Confrontation between officials leads to changes in student prog - WALB.com, South Georgia News, Weather, Sports

Confrontation between officials leads to changes in student program

Dougherty County commissioners review the structure of GCAPS Dougherty County commissioners review the structure of GCAPS
GCAPS students on a field trip GCAPS students on a field trip
Chairman Chris Cohilas had stern words for Commissioner Hayes Chairman Chris Cohilas had stern words for Commissioner Hayes
Anthony Jones and other commissioners agreed to continue GCAPS Anthony Jones and other commissioners agreed to continue GCAPS
ALBANY, GA (WALB) -

Dougherty County Commissioners took a closer look at how a high school civics program sponsored by the county is managed on Monday. The review came after an altercation between a high-ranking Dougherty County employee and a county commissioner involved with the program.

Commission Chairman Chris Cohilas said, "We have a program that deals with kids. How we administer that is important."

The program is the county-funded Georgia Civic Awareness Program. Assistant Dougherty County Administrator Michael McCoy filed a formal county complaint and a police report after he said he was "in fear for his safety" during a GCAPS school trip in April during an altercation with County Commissioner John Hayes. McCoy says Hayes used profanity and physical and job threats.

All other members of the county commissioner expressed concern about what happened. Commissioner Anthony Jones said, "GCAPS didn't originate here in Dougherty County. GCAPS originated through the ACCG, and that is the Association of County Commissioners. So, evidently, this thing is bigger than us sitting around a table. This is about the kids."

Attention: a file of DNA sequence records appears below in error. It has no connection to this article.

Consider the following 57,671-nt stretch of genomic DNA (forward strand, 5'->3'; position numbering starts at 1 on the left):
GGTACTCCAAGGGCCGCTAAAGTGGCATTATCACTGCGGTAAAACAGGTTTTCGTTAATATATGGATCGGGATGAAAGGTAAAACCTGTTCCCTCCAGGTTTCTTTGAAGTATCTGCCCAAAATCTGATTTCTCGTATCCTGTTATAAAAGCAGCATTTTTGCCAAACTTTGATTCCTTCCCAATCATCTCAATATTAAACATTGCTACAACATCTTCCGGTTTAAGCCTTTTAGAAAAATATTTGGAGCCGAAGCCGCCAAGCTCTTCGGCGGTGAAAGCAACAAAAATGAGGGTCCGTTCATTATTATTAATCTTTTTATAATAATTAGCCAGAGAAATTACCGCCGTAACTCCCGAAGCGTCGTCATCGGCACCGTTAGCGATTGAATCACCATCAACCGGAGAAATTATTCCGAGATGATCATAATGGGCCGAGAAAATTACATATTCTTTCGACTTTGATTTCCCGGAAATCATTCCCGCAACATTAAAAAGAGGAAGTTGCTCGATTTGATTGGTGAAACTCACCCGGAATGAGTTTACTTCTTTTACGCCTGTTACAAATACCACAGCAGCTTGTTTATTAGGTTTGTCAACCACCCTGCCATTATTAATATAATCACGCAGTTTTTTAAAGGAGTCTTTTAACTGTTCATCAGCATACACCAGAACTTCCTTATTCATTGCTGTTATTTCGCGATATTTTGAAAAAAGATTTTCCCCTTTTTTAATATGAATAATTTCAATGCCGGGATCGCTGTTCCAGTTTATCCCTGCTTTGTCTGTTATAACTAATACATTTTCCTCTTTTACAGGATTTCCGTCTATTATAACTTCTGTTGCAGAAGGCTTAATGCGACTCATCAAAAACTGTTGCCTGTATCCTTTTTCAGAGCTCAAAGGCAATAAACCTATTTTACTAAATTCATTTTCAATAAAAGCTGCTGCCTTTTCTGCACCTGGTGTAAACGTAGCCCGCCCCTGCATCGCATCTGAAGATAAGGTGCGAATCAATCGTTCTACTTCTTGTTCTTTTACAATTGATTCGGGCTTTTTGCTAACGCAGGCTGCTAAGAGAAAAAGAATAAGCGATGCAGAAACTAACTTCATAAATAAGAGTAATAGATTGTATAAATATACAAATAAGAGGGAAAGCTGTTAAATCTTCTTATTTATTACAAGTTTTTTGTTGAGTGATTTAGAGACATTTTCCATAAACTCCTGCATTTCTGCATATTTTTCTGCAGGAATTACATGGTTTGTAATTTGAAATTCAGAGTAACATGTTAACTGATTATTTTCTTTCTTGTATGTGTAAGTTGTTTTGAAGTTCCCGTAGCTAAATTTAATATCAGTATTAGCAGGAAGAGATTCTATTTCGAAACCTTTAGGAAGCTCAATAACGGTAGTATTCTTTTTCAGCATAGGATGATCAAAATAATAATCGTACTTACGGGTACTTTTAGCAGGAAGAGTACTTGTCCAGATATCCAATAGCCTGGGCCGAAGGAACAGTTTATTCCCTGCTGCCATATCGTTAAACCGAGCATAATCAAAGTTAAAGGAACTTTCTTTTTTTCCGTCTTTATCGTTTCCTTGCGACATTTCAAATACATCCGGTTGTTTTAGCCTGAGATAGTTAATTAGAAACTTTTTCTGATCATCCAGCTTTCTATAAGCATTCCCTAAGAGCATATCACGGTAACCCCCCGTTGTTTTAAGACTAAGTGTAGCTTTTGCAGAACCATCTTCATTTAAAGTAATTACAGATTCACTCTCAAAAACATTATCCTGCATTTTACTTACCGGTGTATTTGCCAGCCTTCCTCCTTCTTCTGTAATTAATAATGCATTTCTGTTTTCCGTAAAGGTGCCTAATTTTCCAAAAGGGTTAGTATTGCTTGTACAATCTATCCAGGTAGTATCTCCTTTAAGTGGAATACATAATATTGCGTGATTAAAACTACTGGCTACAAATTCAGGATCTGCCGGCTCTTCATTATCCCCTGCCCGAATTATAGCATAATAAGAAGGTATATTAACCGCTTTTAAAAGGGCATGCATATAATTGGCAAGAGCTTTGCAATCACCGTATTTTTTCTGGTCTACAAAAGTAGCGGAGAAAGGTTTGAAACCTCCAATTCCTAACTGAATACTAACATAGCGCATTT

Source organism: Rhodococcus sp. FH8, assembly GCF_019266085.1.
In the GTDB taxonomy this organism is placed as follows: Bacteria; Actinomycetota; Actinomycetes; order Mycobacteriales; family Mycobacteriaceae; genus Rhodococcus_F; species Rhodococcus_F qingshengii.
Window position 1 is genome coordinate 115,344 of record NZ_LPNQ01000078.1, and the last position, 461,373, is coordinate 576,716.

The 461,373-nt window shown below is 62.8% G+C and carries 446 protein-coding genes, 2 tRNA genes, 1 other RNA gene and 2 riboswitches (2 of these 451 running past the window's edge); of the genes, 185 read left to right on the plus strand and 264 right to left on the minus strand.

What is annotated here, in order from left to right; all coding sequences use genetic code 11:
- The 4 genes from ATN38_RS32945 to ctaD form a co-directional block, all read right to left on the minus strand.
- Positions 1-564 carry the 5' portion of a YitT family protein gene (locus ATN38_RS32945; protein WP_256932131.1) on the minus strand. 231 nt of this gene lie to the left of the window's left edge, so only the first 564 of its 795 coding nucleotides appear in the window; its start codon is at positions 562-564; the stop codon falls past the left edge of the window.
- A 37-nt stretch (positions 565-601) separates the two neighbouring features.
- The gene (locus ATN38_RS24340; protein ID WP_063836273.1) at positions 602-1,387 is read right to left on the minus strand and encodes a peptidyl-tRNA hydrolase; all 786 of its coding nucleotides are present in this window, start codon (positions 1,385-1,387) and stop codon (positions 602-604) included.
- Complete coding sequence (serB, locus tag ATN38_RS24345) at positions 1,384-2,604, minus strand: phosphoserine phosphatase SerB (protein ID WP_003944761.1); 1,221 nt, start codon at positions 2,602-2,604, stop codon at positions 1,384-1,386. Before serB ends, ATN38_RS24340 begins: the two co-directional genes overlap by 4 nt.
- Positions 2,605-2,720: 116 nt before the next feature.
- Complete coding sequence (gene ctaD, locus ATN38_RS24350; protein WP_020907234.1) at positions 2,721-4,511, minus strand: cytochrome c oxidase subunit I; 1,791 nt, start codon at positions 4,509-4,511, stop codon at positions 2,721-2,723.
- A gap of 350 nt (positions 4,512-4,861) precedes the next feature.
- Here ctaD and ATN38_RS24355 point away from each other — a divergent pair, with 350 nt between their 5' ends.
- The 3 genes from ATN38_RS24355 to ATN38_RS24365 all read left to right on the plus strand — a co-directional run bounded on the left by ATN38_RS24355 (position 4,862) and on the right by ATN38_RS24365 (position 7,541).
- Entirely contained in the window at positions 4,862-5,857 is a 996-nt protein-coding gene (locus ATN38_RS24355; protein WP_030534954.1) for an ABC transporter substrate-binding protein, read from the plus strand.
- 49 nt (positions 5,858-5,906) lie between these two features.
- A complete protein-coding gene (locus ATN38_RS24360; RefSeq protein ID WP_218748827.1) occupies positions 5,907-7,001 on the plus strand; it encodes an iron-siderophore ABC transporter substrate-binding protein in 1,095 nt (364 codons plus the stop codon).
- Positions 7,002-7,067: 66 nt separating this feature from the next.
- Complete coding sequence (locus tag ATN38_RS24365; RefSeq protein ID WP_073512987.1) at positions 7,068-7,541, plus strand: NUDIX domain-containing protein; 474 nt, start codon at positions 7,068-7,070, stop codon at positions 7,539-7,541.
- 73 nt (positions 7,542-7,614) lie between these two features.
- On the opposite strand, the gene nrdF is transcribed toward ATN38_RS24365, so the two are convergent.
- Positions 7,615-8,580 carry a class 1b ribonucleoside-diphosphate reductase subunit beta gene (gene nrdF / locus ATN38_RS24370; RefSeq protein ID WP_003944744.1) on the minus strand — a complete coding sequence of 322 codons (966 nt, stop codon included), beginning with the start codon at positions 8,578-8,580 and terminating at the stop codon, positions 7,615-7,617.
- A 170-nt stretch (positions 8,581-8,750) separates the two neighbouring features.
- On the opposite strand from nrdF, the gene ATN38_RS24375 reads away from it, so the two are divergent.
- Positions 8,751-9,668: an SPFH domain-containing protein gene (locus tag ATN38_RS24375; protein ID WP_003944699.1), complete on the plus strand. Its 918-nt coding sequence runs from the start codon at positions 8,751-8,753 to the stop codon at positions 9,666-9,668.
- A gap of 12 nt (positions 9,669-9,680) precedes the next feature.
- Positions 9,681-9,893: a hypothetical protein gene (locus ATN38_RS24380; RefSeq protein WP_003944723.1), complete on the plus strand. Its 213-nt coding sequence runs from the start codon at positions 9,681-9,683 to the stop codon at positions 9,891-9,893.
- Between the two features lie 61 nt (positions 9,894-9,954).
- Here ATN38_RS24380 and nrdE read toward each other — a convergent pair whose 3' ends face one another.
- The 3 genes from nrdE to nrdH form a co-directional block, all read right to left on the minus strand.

All commissioners, including Hayes who helped restart GCAPS in 2015, said they want to keep the focus on the students. "Don't penalize the children because you have concerns. Fix those concerns and move a very, very good program along," said Hayes.

All commissioners indicated they want the program to continue, citing its many benefits for high school students interested in government and leadership.

However, a letter read to the commission from School Superintendent Butch Mosley stated "I think it is wise for us to take an opportunity to re-examine the program to ensure that it is providing the most appropriate environment. My biggest concern with recent events is whether or not our students were exposed to any degree of unprofessionalism or inappropriate behavior."

Commissioner Ewell Lyle said, "I think if we develop our procedures to make sure those types of things don't happen in the future than we ought to continue the program."

The high school civics program is fully-funded by the county. It is not yet in the 2017 budget, but county commissioners were unanimous in their desire to keep the program going.

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